KentuckyFC (1144503) writes “Face recognition has come a long way in recent years. In ideal lighting conditions, given the same pose, facial expression etc, it easily outperforms humans. But the real world isn’t like that. People grow beards, wear make up and glasses, make strange faces and so on, w…
Startup Oroeco is tying financial data from Mint with carbon emissions data, in the hopes that their app will be compelling enough to change user behavior.
Not all ducks are the same. Some like shallow water for dabbling, others like the deep stuff for diving, and some like something in-between. So how do you manage a wetland wildlife refuge to mainta…
There are more ways than ever to measure traffic, readership, attention and engagement with our content. But all that means is there are even more things to distract us from the important questions about who we are trying to reach and how.
The primary author of the celebrated Bitcoin paper, and therefore probable creator of Bitcoin, is most likely Nick Szabo, a blogger and former George Washington University law professor, according to students and researchers at Aston University’s Centre for Forensic Linguistics (UK).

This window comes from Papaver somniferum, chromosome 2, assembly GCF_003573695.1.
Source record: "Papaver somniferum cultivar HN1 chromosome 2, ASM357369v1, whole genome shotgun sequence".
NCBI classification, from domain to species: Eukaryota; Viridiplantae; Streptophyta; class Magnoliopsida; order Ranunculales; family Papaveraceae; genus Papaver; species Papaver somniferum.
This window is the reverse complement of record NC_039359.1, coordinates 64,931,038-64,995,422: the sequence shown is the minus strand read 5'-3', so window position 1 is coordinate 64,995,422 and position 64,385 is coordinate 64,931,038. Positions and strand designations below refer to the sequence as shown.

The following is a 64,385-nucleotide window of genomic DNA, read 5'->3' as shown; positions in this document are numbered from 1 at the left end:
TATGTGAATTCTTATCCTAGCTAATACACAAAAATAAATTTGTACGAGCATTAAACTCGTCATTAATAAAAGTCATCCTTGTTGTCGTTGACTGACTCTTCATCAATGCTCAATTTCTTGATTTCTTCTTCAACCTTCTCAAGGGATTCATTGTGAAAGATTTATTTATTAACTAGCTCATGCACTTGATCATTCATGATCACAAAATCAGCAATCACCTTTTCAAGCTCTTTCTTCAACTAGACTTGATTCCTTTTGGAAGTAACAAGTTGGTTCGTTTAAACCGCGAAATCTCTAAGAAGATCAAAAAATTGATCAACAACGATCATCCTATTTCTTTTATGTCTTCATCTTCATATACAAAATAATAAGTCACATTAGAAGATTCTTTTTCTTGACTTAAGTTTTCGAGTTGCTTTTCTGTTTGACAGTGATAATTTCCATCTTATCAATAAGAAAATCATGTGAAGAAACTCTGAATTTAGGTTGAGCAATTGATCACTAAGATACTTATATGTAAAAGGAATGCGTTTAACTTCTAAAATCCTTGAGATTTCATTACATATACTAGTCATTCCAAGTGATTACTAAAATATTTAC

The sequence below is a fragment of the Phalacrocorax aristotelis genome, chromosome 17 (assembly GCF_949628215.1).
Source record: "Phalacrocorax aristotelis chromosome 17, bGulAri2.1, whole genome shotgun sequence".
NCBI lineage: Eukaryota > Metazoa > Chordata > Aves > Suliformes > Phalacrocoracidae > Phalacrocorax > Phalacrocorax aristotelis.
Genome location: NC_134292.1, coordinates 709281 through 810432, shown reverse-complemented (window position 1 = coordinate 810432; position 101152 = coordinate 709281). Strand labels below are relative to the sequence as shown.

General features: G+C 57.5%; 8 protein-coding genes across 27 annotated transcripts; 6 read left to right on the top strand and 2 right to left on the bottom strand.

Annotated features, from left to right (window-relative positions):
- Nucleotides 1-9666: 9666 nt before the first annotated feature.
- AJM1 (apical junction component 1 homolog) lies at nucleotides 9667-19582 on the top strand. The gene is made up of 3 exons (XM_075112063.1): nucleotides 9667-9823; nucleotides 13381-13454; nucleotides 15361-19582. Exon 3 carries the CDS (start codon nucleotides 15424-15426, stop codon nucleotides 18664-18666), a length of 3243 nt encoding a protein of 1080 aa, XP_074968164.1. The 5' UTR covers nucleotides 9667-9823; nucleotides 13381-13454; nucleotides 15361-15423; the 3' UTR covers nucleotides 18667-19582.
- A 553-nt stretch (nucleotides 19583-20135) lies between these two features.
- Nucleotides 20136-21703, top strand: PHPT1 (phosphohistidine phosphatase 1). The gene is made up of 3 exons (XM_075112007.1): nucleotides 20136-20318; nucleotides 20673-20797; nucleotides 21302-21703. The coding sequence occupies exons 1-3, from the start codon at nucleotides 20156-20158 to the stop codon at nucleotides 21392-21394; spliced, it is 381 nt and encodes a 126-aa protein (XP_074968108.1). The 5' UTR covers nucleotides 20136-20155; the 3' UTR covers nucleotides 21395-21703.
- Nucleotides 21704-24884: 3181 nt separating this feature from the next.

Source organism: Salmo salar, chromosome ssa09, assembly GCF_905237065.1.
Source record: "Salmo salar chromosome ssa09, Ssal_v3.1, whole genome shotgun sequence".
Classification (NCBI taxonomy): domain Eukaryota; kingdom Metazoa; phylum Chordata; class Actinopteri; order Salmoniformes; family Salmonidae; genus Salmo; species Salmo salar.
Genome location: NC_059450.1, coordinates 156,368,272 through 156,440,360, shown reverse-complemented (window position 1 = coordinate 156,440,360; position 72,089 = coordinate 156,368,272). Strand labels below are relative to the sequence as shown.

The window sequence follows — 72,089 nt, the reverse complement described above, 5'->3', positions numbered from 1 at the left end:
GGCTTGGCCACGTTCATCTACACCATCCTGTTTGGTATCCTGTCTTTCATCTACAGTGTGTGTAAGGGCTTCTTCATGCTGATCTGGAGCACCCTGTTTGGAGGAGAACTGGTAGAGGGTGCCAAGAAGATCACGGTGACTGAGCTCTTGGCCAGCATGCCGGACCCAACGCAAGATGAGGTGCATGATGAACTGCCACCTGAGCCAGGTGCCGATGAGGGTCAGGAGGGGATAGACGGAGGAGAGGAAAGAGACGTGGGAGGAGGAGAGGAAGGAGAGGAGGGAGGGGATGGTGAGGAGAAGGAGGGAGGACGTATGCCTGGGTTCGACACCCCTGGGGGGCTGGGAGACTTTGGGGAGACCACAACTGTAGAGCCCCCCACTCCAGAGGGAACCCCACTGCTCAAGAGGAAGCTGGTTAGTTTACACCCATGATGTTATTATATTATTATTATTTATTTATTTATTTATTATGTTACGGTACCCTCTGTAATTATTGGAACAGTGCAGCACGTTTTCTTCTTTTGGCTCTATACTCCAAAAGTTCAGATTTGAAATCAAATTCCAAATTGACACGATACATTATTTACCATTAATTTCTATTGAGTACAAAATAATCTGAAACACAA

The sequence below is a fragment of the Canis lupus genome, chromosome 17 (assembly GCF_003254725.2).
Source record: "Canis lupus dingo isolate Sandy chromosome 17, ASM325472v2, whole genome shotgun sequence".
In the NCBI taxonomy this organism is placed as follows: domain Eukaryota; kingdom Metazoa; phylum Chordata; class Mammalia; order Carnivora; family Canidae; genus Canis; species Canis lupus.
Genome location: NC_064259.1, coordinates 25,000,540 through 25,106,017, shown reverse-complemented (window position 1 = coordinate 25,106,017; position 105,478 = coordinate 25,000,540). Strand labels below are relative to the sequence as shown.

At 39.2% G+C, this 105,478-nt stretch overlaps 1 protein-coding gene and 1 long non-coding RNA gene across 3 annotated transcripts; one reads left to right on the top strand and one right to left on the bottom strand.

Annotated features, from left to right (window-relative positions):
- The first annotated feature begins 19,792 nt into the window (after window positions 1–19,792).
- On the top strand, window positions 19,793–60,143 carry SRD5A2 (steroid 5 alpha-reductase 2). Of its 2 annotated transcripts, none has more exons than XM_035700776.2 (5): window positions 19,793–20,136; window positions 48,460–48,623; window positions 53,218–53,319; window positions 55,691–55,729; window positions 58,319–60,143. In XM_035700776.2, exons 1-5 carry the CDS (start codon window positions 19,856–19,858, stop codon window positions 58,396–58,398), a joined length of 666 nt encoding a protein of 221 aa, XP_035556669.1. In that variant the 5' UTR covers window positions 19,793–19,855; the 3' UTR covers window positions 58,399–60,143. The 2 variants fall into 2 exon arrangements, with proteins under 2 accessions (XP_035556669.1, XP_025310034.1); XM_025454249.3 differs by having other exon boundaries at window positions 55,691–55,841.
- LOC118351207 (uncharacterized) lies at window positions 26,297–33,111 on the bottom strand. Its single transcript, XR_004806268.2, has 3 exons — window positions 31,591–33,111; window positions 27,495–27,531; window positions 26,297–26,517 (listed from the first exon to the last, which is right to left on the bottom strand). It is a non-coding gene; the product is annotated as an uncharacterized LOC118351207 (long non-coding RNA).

With Deep Learning, you just give the system a lot of data ‘so it can discover by itself what some of the concepts in the world are.’
|—||Andrew Ng. (via re-workblog)|
Scientists in Germany are using artificial nerve cells to classify different types of data. These silicon ‘neurons’ could recognize handwritten numbers, or distinguish plant species based on their flowers.
An excerpt from Daniel Dennett’s Point of Inquiry interview “Tools for Thinking”
Very relevant:Take…one out of every million pixels…I can [use the D-Wave to] reconstruct the original object with near-perfect fidelity… This…doesn’t work with random objects. If I were to take a completely random image this will fail. It works somehow because the objects that we care about in video, or pictures, or text, or whatever - they have structure in them and it’s somehow tied to the fact that we wrote them down at all… So there’s something about the way that we interact with the world that makes it so that the things we care about, we write about, we talk about, these are all compressible in the sense that they don’t have a lot of information content in them.—Geordie Rose